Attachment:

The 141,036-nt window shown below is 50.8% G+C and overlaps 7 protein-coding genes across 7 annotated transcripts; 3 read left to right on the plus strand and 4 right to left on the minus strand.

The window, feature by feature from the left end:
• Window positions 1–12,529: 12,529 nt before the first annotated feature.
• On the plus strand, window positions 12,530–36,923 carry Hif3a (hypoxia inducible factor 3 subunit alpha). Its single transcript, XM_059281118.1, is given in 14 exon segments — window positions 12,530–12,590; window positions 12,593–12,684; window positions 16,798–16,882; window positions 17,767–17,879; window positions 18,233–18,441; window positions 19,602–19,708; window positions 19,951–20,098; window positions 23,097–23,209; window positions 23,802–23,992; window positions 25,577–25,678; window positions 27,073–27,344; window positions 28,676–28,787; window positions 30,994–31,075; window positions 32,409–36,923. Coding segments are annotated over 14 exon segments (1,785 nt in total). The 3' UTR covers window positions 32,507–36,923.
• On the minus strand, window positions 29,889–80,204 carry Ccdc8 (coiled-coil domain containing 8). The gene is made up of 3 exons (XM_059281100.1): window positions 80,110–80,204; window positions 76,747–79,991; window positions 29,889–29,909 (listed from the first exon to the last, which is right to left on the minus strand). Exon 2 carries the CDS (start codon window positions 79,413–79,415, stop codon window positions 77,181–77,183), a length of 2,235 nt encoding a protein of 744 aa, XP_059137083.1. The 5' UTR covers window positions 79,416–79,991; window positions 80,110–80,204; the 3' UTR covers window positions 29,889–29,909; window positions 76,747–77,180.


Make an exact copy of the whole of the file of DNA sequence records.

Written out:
The 141,036-nt window shown below is 50.8% G+C and overlaps 7 protein-coding genes across 7 annotated transcripts; 3 read left to right on the plus strand and 4 right to left on the minus strand.

The window, feature by feature from the left end:
• Window positions 1–12,529: 12,529 nt before the first annotated feature.
• On the plus strand, window positions 12,530–36,923 carry Hif3a (hypoxia inducible factor 3 subunit alpha). Its single transcript, XM_059281118.1, is given in 14 exon segments — window positions 12,530–12,590; window positions 12,593–12,684; window positions 16,798–16,882; window positions 17,767–17,879; window positions 18,233–18,441; window positions 19,602–19,708; window positions 19,951–20,098; window positions 23,097–23,209; window positions 23,802–23,992; window positions 25,577–25,678; window positions 27,073–27,344; window positions 28,676–28,787; window positions 30,994–31,075; window positions 32,409–36,923. Coding segments are annotated over 14 exon segments (1,785 nt in total). The 3' UTR covers window positions 32,507–36,923.
• On the minus strand, window positions 29,889–80,204 carry Ccdc8 (coiled-coil domain containing 8). The gene is made up of 3 exons (XM_059281100.1): window positions 80,110–80,204; window positions 76,747–79,991; window positions 29,889–29,909 (listed from the first exon to the last, which is right to left on the minus strand). Exon 2 carries the CDS (start codon window positions 79,413–79,415, stop codon window positions 77,181–77,183), a length of 2,235 nt encoding a protein of 744 aa, XP_059137083.1. The 5' UTR covers window positions 79,416–79,991; window positions 80,110–80,204; the 3' UTR covers window positions 29,889–29,909; window positions 76,747–77,180.